It was recently proved by the scholar Frederick Ribble that Fielding struck a deal with Walpole after Shamela (‘upon very advantageous Terms’, he gloated to a friend), and this may explain the belated appearance of Jonathan Wild, which intermittently represents Walpole as a criminal godfather, a year after his fall. Walpole subscribed conspicuously for ten copies of the work in its costliest format, perhaps as part of the deal – though we shouldn’t rule out the possibility that he was simply repeating the insouciant display he put on during the first run of The Beggar’s Opera, when he responded to a pointed song about bribery by calling for an encore.

In the case of The Modern Husband, Lockwood rightly discounts the arguments of earlier scholars that the dedication to Walpole is a joke, and that the play itself is anti-ministerial. Yet the dedication reads very oddly, with its drumming emphasis on Walpole’s need for the best of pens to defend his tarnished reputation, and Fielding, who now begins to look like a literary extortionist, may have been playing a deep game. The play is not an anti-Walpole satire, but flaunts its undeveloped potential for such satire, especially in the ‘levee scene’, in which Lord Richly distributes patronage (an anti-Walpole play called The Levee was later banned). Look what I might go on to write, Fielding seems to be saying, if you don’t cough up. Walpole did not respond, or responded with too little, and the consequence was The Historical Register, which, we now know from the Hoadly manuscript, was presented as a direct and endlessly renewable lampoon, its ‘Foundation visibly laid for annual Misrepresentation and personal Abuse (for a Person like Sr. Robt. Walpole, and actually dress’d in his very Peruke and Coat was exhibited on the Stage)’. That was more or less the end of Fielding the playwright.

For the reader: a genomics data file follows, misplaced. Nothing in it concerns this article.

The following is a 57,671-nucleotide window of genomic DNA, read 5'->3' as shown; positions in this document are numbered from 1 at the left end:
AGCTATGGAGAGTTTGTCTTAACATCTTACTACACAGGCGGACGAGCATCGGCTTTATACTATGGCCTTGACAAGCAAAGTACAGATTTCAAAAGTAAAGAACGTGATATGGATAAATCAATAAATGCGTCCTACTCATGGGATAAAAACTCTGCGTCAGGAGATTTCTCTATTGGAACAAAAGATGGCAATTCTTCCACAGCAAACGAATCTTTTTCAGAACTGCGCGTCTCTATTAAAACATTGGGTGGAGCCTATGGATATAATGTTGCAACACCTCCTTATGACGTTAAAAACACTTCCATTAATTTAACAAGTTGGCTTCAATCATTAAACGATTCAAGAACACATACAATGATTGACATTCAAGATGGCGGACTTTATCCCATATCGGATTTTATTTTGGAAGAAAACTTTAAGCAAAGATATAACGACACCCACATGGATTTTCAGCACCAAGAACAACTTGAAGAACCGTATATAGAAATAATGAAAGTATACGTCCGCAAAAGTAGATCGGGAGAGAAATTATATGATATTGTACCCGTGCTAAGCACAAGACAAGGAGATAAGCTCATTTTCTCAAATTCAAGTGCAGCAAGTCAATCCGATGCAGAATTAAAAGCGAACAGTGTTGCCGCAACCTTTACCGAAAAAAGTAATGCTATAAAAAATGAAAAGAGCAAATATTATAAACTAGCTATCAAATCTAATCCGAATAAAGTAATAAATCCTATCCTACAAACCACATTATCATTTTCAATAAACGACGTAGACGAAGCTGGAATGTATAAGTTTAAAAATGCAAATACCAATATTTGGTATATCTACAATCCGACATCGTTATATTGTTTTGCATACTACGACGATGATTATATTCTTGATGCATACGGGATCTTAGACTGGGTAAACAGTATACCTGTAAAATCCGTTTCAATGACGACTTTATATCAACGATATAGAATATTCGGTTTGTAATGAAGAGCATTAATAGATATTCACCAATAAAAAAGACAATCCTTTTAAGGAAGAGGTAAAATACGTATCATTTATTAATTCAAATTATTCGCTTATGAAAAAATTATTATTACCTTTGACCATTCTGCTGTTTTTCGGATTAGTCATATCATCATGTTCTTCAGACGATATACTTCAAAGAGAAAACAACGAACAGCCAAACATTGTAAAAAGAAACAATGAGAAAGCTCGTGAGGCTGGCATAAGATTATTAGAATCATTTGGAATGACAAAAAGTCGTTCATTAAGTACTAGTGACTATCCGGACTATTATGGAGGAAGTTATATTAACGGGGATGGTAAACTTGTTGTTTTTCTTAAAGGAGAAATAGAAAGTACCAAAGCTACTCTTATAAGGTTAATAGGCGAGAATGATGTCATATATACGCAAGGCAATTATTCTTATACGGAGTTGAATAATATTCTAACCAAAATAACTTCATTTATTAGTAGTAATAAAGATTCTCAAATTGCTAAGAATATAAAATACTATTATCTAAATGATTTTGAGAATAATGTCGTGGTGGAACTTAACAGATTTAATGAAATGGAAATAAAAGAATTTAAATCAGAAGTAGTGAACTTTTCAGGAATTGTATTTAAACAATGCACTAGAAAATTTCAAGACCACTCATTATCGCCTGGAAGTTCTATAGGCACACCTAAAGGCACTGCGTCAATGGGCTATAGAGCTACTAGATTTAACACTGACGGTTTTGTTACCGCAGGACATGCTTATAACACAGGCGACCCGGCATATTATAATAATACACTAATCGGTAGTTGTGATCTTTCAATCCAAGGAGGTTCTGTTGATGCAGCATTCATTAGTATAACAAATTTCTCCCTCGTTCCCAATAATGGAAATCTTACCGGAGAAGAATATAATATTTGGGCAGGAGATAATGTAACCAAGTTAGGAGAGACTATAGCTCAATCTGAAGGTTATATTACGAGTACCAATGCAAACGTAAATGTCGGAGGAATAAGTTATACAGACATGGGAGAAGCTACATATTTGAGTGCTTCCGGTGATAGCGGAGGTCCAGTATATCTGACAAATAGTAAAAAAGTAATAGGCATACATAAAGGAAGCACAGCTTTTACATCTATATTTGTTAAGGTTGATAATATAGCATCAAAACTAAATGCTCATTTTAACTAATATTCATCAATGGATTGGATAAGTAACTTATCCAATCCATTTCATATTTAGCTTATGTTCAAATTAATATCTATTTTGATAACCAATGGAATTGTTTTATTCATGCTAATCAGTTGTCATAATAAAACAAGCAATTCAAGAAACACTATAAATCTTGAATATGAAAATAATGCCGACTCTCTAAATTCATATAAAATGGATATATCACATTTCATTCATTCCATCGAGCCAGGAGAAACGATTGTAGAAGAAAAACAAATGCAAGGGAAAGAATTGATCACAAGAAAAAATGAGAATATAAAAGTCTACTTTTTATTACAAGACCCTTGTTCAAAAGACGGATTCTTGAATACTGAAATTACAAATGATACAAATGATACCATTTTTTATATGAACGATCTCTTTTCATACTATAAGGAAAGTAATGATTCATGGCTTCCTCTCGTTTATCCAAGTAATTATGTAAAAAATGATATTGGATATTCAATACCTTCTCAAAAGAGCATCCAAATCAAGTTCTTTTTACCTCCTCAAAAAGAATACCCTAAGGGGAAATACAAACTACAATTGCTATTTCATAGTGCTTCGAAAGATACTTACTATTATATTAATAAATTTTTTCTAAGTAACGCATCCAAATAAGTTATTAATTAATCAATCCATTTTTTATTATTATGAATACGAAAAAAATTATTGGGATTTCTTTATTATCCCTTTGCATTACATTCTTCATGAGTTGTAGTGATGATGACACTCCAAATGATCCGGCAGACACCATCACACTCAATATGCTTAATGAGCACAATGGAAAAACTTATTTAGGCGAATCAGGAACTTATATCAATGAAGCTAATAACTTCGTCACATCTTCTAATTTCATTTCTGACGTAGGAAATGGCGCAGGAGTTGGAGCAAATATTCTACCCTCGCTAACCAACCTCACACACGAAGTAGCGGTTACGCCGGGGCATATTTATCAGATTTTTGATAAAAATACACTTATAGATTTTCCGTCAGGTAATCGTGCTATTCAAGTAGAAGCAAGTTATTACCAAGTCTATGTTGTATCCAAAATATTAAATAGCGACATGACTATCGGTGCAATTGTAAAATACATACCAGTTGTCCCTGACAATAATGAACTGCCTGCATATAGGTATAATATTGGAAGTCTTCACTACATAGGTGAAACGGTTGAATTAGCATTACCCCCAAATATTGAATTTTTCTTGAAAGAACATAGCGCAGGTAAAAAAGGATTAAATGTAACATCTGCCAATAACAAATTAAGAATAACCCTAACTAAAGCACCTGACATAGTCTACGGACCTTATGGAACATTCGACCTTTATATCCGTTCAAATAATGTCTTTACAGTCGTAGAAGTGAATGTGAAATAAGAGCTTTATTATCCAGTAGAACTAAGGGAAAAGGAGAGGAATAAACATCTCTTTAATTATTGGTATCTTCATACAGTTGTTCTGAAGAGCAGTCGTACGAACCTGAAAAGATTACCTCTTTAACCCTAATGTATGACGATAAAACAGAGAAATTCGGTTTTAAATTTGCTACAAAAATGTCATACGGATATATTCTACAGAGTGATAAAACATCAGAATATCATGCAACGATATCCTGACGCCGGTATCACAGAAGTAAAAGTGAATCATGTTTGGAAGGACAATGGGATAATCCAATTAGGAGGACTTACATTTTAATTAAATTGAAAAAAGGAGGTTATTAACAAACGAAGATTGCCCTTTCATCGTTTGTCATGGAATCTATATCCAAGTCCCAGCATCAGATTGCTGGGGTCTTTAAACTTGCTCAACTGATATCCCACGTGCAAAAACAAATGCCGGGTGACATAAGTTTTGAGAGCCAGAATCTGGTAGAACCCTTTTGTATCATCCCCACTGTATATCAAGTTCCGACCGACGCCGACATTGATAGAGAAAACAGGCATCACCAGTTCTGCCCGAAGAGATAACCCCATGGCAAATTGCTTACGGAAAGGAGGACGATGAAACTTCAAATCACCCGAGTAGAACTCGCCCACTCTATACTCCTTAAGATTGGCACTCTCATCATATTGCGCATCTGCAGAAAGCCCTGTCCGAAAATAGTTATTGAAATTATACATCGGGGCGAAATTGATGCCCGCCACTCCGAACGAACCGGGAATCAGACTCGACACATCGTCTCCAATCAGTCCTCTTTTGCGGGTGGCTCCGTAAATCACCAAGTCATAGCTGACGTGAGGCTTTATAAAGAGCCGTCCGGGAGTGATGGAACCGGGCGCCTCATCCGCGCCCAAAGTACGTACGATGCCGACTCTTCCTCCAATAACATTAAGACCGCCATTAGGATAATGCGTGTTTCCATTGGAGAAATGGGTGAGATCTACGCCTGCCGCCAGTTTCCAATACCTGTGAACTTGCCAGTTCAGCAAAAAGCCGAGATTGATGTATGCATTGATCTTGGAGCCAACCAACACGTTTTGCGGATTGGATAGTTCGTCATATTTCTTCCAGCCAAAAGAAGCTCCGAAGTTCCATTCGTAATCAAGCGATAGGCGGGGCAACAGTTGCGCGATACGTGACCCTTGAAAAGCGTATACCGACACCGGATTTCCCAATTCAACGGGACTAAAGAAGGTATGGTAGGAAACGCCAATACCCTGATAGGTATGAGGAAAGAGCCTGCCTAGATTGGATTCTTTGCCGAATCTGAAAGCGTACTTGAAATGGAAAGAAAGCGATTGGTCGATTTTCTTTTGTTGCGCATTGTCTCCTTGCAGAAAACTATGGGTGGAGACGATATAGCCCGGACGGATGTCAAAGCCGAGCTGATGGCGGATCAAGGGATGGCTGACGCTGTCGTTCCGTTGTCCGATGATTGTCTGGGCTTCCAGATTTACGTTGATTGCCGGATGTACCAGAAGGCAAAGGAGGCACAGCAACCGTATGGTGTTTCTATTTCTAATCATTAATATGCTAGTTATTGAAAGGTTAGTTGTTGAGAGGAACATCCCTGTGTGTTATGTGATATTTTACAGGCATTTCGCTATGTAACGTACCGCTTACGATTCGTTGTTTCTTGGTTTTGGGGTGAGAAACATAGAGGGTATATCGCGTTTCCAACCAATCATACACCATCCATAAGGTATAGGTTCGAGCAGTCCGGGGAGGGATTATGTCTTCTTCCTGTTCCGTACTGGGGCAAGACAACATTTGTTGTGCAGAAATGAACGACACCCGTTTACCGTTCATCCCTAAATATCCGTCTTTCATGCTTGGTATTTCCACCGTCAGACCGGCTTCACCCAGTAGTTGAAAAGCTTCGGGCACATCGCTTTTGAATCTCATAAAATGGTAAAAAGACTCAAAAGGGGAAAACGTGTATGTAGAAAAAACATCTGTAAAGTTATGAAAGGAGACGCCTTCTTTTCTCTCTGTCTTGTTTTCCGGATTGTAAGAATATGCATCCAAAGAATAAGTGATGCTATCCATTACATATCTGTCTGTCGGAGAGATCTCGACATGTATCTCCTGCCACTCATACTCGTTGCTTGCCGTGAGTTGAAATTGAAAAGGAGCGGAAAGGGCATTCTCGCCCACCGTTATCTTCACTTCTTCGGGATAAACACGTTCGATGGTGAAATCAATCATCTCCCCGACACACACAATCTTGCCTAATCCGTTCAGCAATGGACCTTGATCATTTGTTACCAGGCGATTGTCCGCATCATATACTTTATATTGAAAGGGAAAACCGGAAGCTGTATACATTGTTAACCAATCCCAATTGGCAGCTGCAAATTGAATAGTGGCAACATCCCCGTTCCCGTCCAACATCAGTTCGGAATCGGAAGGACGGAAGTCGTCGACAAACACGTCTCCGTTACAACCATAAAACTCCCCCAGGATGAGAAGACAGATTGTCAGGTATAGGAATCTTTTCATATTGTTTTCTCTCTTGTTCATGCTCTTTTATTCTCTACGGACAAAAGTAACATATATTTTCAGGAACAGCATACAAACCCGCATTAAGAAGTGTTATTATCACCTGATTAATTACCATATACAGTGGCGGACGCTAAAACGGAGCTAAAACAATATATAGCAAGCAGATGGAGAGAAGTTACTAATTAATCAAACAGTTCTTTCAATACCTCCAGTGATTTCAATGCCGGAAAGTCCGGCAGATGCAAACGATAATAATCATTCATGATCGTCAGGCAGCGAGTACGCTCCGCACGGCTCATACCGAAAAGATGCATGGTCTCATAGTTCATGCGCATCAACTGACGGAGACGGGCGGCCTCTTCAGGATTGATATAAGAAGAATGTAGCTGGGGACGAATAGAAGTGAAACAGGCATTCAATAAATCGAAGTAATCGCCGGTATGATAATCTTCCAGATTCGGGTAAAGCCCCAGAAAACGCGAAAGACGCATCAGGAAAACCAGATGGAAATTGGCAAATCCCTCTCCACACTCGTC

Looking back on his life in the Voyage to Lisbon, a text that lays traps on every page, Fielding produces perhaps the biggest surprise of these volumes: an aside about Walpole as ‘one of the best of men and of ministers’. But he then goes on to contextualise this compliment in all the wrong ways, talking first about Walpole’s funding of the navy (a particular focus of corruption allegations, not least in Fielding’s 1741 satire The Vernoniad) and then launching into a denunciation, very much in the idiom he used in the Champion, of ‘the supports of tyranny, the invaders of the just liberties and properties of mankind, the plunderers of the industrious’. The explicit praise is undeniable, but so is the implicit blame, and in handling the instabilities of this passage (and there are several like it, one concerning Marlborough) Battestin makes far too crude a distinction between simple sincerity and irony. The first of these interpretations is wrong, the latter is correct, being the view of ‘most scholars, including the late Sheridan Baker and Hugh Amory’.

This is an unusual moment of agreement between Battestin and his fellow editors because elsewhere an effect oddly reminiscent of the Dunciad Variorum is produced by Battestin’s decision to quote, and then dispute, editorial remarks made by Baker and Amory. ‘Murphy had no personal acquaintance with HF and his family,’ Amory notes at one point; ‘Murphy, on the contrary, was HF’s protégé and friend,’ Battestin responds. His verdict on the Walpole passage, however, rests on the false assumption that Fielding means only one thing at a time, when usually he means three or four. The complexity of Fielding’s rhetoric has never been better defined than in Empson’s essay on ‘double irony’ in Tom Jones, where thesis and antithesis are both put in question, without any compensating offer of a middle position. If the trade of authoring taught Fielding anything, it was to leave readers to make up their minds – whether they’d paid the cover price or slipped him a handsome bung.